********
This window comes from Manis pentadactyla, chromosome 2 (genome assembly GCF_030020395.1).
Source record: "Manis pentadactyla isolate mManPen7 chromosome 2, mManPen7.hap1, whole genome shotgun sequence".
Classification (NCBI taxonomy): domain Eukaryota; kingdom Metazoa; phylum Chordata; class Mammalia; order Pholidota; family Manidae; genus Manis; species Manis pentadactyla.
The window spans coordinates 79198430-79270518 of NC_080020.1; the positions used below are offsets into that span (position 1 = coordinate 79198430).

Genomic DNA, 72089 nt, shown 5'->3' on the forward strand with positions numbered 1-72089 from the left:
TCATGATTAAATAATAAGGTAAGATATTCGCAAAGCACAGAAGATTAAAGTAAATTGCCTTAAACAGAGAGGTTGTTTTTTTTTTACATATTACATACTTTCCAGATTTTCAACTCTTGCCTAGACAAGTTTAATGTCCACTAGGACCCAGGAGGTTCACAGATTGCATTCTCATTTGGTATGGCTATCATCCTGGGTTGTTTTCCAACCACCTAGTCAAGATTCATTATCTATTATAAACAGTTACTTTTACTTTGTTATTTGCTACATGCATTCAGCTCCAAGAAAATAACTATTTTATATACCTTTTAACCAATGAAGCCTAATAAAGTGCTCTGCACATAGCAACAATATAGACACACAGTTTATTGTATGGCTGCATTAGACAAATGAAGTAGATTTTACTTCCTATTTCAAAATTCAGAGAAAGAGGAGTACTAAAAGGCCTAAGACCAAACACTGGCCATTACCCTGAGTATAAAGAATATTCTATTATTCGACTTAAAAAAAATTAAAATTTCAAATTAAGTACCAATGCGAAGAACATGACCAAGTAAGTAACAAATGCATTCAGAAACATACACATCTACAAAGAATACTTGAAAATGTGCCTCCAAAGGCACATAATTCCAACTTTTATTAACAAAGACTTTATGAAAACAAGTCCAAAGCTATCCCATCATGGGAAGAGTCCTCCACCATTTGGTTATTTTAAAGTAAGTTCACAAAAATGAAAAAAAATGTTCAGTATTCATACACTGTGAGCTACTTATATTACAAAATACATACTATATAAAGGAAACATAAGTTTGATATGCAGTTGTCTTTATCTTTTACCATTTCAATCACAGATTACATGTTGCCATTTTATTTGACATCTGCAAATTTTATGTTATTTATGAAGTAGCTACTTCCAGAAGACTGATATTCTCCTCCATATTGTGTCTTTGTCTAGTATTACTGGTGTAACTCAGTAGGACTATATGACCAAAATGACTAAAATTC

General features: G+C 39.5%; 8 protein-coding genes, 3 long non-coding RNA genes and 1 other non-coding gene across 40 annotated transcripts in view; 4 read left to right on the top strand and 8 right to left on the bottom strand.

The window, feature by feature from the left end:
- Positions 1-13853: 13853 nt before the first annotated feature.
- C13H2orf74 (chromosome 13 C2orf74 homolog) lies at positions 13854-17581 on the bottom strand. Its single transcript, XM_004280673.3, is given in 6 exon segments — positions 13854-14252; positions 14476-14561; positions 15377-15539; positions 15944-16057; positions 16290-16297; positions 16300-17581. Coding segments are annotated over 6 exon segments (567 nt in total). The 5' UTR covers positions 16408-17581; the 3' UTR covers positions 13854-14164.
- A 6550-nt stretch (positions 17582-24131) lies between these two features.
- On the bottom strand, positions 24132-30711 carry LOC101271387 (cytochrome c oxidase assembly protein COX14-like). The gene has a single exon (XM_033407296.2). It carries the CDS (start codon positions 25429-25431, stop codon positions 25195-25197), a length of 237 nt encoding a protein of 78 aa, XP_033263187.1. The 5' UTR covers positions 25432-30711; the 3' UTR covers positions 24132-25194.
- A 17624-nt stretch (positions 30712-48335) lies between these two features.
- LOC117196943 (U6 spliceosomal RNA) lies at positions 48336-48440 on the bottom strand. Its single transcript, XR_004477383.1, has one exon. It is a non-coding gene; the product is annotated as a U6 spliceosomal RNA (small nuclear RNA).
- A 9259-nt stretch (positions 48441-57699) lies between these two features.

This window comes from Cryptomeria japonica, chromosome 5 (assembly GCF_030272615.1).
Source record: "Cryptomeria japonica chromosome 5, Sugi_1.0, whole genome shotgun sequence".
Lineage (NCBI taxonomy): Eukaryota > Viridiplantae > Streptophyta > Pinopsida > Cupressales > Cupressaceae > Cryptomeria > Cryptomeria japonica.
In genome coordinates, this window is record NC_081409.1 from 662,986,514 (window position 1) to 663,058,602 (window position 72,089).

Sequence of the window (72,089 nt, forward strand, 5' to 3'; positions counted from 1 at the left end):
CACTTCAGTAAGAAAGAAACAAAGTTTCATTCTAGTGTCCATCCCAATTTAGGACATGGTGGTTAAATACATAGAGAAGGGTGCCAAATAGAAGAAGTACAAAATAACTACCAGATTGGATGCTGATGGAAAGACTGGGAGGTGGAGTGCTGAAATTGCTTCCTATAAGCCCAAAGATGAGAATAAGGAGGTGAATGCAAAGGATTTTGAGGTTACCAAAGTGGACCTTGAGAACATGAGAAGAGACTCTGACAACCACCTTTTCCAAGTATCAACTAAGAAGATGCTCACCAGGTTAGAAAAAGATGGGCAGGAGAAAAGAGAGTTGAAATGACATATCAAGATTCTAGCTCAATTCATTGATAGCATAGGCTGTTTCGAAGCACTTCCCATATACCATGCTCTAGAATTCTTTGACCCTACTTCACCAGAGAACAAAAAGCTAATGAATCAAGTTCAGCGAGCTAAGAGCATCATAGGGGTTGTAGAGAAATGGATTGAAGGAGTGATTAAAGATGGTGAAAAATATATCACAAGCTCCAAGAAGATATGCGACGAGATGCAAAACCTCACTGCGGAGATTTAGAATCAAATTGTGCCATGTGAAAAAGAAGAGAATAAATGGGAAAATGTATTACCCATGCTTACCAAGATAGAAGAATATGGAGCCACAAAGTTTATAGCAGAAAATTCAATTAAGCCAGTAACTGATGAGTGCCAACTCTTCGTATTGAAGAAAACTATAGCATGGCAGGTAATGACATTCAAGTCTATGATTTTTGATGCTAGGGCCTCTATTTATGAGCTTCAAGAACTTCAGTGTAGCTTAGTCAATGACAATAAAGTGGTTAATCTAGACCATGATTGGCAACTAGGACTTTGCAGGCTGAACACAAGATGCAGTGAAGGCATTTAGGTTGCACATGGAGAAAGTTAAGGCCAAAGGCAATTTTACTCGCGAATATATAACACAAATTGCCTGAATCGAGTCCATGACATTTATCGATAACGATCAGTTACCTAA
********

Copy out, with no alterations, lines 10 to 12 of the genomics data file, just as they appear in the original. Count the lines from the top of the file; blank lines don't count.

- C13H2orf74 (chromosome 13 C2orf74 homolog) lies at positions 13854-17581 on the bottom strand. Its single transcript, XM_004280673.3, is given in 6 exon segments — positions 13854-14252; positions 14476-14561; positions 15377-15539; positions 15944-16057; positions 16290-16297; positions 16300-17581. Coding segments are annotated over 6 exon segments (567 nt in total). The 5' UTR covers positions 16408-17581; the 3' UTR covers positions 13854-14164.
- A 6550-nt stretch (positions 17582-24131) lies between these two features.
- On the bottom strand, positions 24132-30711 carry LOC101271387 (cytochrome c oxidase assembly protein COX14-like). The gene has a single exon (XM_033407296.2). It carries the CDS (start codon positions 25429-25431, stop codon positions 25195-25197), a length of 237 nt encoding a protein of 78 aa, XP_033263187.1. The 5' UTR covers positions 25432-30711; the 3' UTR covers positions 24132-25194.